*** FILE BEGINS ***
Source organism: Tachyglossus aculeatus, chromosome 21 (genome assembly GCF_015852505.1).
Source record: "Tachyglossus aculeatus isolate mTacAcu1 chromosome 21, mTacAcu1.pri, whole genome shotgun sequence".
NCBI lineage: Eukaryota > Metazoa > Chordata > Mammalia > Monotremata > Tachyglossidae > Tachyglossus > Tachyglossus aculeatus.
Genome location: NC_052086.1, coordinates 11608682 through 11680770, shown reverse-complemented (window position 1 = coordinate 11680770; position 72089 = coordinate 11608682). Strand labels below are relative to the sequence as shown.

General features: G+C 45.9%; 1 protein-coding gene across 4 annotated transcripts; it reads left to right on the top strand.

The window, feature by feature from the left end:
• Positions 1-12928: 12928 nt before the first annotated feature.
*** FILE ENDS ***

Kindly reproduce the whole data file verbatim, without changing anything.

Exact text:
Source organism: Tachyglossus aculeatus, chromosome 21 (genome assembly GCF_015852505.1).
Source record: "Tachyglossus aculeatus isolate mTacAcu1 chromosome 21, mTacAcu1.pri, whole genome shotgun sequence".
NCBI lineage: Eukaryota > Metazoa > Chordata > Mammalia > Monotremata > Tachyglossidae > Tachyglossus > Tachyglossus aculeatus.
Genome location: NC_052086.1, coordinates 11608682 through 11680770, shown reverse-complemented (window position 1 = coordinate 11680770; position 72089 = coordinate 11608682). Strand labels below are relative to the sequence as shown.

General features: G+C 45.9%; 1 protein-coding gene across 4 annotated transcripts; it reads left to right on the top strand.

The window, feature by feature from the left end:
• Positions 1-12928: 12928 nt before the first annotated feature.